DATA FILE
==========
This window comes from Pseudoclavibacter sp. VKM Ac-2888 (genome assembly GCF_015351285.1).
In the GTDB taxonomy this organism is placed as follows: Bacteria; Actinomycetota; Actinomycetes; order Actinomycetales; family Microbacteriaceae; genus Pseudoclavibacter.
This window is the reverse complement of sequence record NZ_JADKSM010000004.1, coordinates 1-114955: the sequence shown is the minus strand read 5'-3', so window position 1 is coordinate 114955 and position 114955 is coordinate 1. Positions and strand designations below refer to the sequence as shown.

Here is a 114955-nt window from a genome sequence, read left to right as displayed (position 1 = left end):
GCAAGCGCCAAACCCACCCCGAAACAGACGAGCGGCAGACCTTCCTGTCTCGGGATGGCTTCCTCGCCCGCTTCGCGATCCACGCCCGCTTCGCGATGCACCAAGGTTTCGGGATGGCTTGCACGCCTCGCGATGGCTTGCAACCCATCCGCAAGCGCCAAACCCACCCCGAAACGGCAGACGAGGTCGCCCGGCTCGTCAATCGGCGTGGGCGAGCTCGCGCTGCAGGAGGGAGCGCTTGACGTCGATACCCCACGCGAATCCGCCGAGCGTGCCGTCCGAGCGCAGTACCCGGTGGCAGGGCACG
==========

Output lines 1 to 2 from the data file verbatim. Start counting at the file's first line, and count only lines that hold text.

This window comes from Pseudoclavibacter sp. VKM Ac-2888 (genome assembly GCF_015351285.1).
In the GTDB taxonomy this organism is placed as follows: Bacteria; Actinomycetota; Actinomycetes; order Actinomycetales; family Microbacteriaceae; genus Pseudoclavibacter.